Unless there is a change of heart by the powers-that-be, pediatricians will continue to leave concerns about developing autism in mom’s and dad’s hands. Since ASD is among the most common modern childhood disorders, here is an informal, but well-informed list of similar developmental variations, reported by parents of children who were later found to be ‘on the Spectrum’.
Who is at risk?
There are correlations with a positive family history for speech delays, ADHD, or autoimmune disorders, especially thyroid. Other factors include; being male, born small or prematurely, moms taking certain medications, and other health conditions (diabetes, obesity).
Not much can be done, obviously, for such situations, so parents may want to just keep a closer eye.
Observations about feeding are important. Moms should be concerned about a weak suck, difficulty breastfeeding, or signs of colic or reflux. For formula-fed children, frequent changes due to intolerance may cast a shadow for future development.
A diagnosis of ‘torticollis’ (a condition where the head is turned to one side), or ‘plagiocephaly’ (flattening of the head), may be an early indicator of poor muscle tone.
Unusual stooling patterns, including constipation and/or diarrhea, may become evident, possibly requiring medical intervention. Persistent skin conditions, such as eczema, or other chronic illness, such as bronchitis, may join other red flags.
By this time, infants should be smiling, making sustained eye contact and turning to their name.
Muscle tone should be increasing and the child should show the ability to sit.
Crawling is acquired and in a typical fashion, so that ‘army’ moves or asymmetry may be a worry. The child is typically babbling.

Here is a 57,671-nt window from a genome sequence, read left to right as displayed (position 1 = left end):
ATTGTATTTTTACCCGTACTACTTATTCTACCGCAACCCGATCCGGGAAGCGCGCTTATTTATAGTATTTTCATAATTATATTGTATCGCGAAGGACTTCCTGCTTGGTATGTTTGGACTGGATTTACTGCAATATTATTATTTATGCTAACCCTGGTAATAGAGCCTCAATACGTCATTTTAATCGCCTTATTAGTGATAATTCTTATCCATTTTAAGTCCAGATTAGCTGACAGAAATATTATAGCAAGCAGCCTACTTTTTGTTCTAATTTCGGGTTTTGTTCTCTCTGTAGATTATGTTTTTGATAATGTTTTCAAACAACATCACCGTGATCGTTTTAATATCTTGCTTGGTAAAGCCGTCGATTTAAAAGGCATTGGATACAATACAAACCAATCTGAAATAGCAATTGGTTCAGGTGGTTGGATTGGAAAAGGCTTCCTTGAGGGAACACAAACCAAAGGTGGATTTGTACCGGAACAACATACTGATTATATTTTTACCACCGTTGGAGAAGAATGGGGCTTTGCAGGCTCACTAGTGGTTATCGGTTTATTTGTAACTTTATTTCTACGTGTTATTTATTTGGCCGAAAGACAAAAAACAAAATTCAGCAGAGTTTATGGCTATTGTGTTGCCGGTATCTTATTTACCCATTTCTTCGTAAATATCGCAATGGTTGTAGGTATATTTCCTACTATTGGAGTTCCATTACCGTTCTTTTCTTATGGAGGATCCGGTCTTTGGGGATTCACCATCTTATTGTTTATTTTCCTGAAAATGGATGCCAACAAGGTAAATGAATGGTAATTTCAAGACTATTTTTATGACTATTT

There should not be continued, prolonged, repetitive movement, such as rocking back and forth or head banging. Neuro-typical infants are usually watching all of the action.
The youngster should be exploring and showing interest in others.
The introduction of new foods is not a big struggle in most infants. Delays in any of the one-year-milestones demands an exploration by the pediatrician.
There should be added suspicion if there are repeated ear infections, or other chronic medical conditions. Also, any requirement for Miralax™ should raise concern.
Staring at wheels, ceiling fans, and other spinning objects is typically only for the briefest period of time.
Any loss of speech, or lack of progress by this age is a red flag.
Also, parents will want to be on the lookout for children who are stuck on few foods, and/or certain textures. An addiction to Pediasure™ can be an important clue.
Children who do not seem to be keeping up with peers warrant further observation. So, for first-timers, advice from an experienced, nonjudgmental grandparent can be valuable.
It would be unusual to observe lining up things, looking to the side, continuing to put their hands over their ears, or excessive toe-walking.
At this age, it should be possible to separate the child from a digital device.
Most of these signs, by themselves, are only an indication for increasing watchfulness. As behaviors persist when normal milestones are missed, concerns are heightened.
In our modern world, “Waiting until the child is three,” is not an option. The earlier that appropriate intervention is instituted, the better chance of shedding the diagnosis.
By noticing these variations in childhood development, a parent can speak to their pediatrician about formal testing for this problem.